Miss Plus Size Arizona
Graces Phoenix May 15
The Miss Plus Size Arizona Pageant Will Give Eight Contestants The Chance To Share Their Gifts And Passions With The Community At Club Palazzo In Phoenix
The eight women that are vying for the title.
By Karen Weil
Modern Times Magazine
May 10, 2016 — They’re confident, attractive and talented — but they’re not a size two. And that’s just fine.
In fact, to enter the first annual Miss Plus Arizona Pageant, being held on May 15 at Club Palazzo in Phoenix, a woman must wear no less than a size 14W.
The force behind Miss Plus Arizona is Christina Moore, pageant director and owner of A Queen’s Closet online clothing store.
“I want women in general to know that there are no limits,” said Moore, a native Floridian who competed in a high school pageant. “I want them to know it can be done. I’m just a regular little country girl who believed in herself.”
Moore said she wants the pageant to give the local plus-size community a platform and promote African-American entrepreneurship.
Eight women — ranging from age 18 to the mid-30s — are vying for the title. All are pageant novices. They will be judged on several categories including an interview, a session called “Who Am I,” Elegant Pants Wear, Formal Wear and a question-and-answer session.
Each contestant must have a platform, be it business, activism, community service or artistic-related.
The judge’s panel evaluating them is made up of former pageant winners, a boutique owner, a professional makeup artist and a professional stylist.
The winner goes on to the Miss Plus America Pageant, held June 29 through July 2 in Dallas.
While that pageant’s origins date back to 2003, not every state participated. Arizona hopefuls simply went on to the national contest — which was not an inexpensive undertaking.
Nanette Wells, executive director for the Miss Plus America pageant, said the local contest “will bring a greater appreciation for plus-size beauty in Arizona.”
Wells said she is pleased with what she’s seen for the new Miss Plus Arizona pageant.
“Christina is enthusiastic and diligent about what she’s doing,” Wells added. “She brings a degree of passion.”
In terms of what these pageants themselves represent, “from my perspective, we’re not promoting obesity,” Wells said. “We’re just saying that while you are the size you are, you have gifts that God has blessed you with. Go ahead and share those with society.”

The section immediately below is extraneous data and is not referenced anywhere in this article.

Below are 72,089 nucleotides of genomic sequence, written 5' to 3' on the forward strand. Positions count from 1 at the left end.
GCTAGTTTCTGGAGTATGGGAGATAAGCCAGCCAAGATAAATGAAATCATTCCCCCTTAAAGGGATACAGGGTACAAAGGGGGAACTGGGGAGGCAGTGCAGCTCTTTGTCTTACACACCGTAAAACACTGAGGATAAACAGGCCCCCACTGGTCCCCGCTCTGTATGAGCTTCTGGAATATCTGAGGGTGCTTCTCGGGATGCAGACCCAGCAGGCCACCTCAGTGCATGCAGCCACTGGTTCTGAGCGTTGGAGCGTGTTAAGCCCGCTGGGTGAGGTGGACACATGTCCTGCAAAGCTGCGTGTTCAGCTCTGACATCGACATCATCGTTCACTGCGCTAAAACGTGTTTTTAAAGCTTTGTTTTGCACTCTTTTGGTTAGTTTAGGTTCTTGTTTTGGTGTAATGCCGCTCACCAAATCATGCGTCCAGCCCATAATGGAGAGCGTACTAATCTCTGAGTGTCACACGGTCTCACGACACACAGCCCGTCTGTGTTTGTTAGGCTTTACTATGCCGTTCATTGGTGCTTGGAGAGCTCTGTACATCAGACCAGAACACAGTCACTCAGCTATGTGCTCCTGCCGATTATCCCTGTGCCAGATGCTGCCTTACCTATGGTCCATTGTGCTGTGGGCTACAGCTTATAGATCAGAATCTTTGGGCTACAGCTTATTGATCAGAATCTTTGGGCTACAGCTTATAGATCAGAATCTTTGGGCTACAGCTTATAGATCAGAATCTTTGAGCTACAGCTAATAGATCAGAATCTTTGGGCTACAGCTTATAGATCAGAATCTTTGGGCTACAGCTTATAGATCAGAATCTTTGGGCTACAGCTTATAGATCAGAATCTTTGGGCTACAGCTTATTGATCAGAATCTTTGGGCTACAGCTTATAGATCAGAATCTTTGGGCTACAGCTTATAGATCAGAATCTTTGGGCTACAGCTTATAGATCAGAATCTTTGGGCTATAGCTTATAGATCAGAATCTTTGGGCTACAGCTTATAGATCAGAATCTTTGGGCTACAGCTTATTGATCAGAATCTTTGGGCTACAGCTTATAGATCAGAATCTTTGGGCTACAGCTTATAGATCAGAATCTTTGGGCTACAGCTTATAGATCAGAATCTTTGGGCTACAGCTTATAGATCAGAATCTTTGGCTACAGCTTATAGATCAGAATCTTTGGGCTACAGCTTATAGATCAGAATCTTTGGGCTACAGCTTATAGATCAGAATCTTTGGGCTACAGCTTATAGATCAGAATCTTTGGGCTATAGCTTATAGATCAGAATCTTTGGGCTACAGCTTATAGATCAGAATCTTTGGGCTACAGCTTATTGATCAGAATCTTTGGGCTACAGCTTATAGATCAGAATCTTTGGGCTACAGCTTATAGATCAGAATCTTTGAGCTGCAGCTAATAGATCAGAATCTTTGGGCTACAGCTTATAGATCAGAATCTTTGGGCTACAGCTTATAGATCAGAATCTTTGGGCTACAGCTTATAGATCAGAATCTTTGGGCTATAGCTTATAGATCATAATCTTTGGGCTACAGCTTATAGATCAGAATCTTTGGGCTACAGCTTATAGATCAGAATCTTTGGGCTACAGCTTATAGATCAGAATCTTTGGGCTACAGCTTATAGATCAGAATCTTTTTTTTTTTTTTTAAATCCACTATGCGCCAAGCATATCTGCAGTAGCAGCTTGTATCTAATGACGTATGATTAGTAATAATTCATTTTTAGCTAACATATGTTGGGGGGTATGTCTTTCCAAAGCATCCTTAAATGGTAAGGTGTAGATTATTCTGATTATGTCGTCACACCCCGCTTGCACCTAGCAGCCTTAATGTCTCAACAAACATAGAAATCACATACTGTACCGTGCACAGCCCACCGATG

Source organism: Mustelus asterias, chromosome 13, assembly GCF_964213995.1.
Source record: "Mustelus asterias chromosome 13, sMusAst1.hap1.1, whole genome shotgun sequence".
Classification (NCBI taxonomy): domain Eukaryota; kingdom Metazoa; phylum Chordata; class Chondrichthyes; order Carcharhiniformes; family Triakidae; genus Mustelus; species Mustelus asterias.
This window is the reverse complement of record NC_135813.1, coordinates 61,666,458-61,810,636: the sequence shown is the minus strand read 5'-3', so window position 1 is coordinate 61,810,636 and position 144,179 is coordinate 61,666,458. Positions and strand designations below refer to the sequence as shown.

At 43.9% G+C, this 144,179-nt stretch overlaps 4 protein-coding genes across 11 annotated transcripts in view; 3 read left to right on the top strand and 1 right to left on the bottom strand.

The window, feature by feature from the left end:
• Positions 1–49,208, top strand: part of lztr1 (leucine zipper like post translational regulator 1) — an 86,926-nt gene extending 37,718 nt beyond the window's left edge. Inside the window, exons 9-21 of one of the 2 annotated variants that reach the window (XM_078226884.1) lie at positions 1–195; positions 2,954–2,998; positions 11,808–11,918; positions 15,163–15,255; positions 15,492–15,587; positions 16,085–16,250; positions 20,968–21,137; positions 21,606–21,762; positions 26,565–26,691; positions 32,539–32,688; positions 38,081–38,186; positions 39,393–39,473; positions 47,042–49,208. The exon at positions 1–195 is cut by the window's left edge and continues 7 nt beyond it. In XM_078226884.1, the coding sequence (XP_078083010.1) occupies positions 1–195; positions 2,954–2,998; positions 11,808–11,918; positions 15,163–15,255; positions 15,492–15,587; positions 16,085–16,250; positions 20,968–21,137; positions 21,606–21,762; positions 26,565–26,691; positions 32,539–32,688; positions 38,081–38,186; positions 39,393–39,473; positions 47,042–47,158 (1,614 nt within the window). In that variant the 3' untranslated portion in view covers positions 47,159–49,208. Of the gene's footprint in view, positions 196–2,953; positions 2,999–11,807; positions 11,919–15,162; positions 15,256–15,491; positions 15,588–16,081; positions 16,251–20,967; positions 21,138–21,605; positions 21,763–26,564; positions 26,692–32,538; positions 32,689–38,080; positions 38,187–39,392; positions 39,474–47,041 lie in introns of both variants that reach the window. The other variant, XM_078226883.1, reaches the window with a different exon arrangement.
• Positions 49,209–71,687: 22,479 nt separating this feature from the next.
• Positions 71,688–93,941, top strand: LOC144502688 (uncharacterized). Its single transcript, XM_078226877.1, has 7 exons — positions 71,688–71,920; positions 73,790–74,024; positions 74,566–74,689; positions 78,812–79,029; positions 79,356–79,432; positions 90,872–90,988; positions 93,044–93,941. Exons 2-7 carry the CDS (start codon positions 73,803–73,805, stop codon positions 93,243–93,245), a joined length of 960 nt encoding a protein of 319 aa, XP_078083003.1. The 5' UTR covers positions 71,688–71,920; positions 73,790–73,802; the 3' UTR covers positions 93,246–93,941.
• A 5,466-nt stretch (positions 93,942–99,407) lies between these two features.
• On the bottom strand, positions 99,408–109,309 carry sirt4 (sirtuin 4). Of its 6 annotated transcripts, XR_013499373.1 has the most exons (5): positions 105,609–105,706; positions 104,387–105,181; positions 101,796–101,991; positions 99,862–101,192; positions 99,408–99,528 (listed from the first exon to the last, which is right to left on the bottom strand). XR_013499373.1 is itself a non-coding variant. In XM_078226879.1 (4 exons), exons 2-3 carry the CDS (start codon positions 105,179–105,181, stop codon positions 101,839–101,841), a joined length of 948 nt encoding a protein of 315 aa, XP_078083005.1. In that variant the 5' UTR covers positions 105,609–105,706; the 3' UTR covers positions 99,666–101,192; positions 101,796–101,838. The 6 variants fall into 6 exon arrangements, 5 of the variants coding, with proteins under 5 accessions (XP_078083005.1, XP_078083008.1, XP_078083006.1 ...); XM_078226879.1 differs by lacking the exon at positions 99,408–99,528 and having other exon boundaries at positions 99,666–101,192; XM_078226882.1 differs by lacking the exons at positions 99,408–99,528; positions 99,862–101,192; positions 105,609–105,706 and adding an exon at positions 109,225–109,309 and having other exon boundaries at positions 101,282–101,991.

One Miss Plus Arizona contestant, Amy Richmond, said being a part of the event is very exciting. “It’s been a great learning experience,” said Richmond, a 16-year Phoenix resident and stylist at David’s Bridal.
Richmond began modeling about six years ago and has also worked in Los Angeles. “The first time I stepped out onto the runway, it was life-changing,” she added.
Richmond said that she struggled with body image for most of her life, but has learned to accept herself within the last 10 years. She hopes that this competition will be eye-opening for other people who are “not your typical supermodel size.”
Moore said she had been in Arizona about five or six months when she started planning for the pageant. She expects that between 150 and 200 people will attend.
From finding vendors — Pretty Women Can Cook, Mike’s Hard Lemonade, King of Tips and The Sparkle Bar are sponsors — to organizing the contestants, “I did it all by myself,” Moore said.
The event is part of a larger social trend. From Oprah Winfrey to Queen Latifah to Melissa McCarthy, plus-size women have made their mark on the media and entertainment worlds.
In another cultural turning point, this year marked the first time a model who was not 115 pounds graced the cover of Sports Illustrated’s always-popular Swimsuit Issue when Ashley Graham appeared on the cover.
Moore said these women serve as role models. “We live in a society that has become more accepting” of bigger women, said Moore, who added that she was “big before big” was fashionable.
The Jacksonville native said it was difficult growing up heavier, but her personality allowed her navigate those awkward teenage years, when she was a cheerleader who stayed active.
“I had a very good support system,” Moore said. “My mom always made sure I knew I was beautiful. I’ve always been strong-willed person, even when I was younger.”
Moore said the average American woman today is a size 12, adding plus-size women don’t feel they need to “settle” anymore, be it in the personal or professional realm.
Moore said Miss Plus Size Arizona is happening next year, with the goal of happening every year afterwards. She added she’s looking into holding a Miss Plus Size Nevada contest for 2017 as well.
The Miss Plus Size Arizona pageant will be held starting at 5 p.m. at Club Palazzo, 710 N. Central Ave., Phoenix. Tickets start at $20 and can be found at https://www.eventbrite.com/e/miss-plus-arizona-pageant-tickets-20543295550.
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